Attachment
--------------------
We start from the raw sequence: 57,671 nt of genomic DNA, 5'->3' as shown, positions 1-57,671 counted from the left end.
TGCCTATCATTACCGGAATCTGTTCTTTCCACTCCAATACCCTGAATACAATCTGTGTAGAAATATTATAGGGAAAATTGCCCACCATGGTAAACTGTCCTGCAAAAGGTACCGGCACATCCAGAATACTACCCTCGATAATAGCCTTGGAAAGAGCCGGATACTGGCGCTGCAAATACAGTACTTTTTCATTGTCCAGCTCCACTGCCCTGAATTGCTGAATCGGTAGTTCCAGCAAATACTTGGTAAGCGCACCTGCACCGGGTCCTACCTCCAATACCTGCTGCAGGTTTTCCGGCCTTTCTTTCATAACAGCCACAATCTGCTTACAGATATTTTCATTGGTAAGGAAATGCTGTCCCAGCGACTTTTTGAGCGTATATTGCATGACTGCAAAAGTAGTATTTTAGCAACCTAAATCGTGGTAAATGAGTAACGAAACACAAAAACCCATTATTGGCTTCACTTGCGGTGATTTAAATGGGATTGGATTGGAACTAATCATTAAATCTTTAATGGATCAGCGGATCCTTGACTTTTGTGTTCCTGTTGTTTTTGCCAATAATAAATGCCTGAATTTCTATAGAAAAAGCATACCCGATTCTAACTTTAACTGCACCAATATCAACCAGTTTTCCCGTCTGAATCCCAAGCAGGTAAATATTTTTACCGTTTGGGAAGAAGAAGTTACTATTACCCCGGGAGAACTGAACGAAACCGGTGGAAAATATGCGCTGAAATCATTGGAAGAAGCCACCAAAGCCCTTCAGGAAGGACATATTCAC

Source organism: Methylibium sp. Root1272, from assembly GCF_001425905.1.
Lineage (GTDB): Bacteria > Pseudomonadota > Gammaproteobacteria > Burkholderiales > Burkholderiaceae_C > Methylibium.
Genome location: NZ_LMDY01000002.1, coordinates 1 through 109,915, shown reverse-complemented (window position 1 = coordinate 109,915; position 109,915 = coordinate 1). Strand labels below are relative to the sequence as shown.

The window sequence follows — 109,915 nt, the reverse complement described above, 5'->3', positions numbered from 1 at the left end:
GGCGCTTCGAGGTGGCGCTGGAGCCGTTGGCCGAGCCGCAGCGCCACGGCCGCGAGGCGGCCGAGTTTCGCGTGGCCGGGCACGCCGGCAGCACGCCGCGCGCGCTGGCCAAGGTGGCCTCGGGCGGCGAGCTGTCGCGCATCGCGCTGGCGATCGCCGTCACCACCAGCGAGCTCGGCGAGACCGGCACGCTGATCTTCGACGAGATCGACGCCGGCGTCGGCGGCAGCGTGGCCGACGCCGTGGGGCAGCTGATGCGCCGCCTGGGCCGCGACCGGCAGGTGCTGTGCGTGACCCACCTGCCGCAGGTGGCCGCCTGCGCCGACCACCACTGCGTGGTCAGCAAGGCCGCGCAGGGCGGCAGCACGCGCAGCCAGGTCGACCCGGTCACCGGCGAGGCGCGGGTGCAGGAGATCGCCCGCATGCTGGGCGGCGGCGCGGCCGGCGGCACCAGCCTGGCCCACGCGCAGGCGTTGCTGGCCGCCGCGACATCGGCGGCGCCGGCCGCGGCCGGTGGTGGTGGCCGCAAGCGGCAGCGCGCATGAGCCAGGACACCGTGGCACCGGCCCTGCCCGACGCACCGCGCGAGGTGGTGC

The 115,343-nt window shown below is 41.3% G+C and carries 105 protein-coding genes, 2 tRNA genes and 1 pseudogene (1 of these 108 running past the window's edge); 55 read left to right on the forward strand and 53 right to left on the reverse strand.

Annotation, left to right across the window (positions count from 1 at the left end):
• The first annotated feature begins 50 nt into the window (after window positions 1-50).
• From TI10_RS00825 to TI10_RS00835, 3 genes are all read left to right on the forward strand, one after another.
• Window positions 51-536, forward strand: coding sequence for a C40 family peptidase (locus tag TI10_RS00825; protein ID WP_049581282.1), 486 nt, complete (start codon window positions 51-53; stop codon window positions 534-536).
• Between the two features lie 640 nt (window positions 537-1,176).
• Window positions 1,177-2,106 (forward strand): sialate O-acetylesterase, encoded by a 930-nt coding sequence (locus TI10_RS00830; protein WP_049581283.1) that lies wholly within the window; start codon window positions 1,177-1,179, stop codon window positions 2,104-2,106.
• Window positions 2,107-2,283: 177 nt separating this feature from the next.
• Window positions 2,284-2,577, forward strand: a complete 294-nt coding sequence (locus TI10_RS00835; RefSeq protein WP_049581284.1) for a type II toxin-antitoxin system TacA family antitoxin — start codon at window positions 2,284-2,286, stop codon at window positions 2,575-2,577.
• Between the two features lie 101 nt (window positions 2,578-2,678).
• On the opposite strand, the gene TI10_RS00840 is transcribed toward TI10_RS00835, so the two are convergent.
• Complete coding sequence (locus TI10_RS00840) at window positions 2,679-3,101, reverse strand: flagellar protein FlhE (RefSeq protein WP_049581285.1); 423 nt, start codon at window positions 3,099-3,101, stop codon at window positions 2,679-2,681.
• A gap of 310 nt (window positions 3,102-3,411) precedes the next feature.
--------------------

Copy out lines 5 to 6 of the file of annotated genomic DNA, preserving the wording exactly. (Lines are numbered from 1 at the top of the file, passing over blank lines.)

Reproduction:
Genome location: NZ_LMDY01000002.1, coordinates 1 through 109,915, shown reverse-complemented (window position 1 = coordinate 109,915; position 109,915 = coordinate 1). Strand labels below are relative to the sequence as shown.

The window sequence follows — 109,915 nt, the reverse complement described above, 5'->3', positions numbered from 1 at the left end: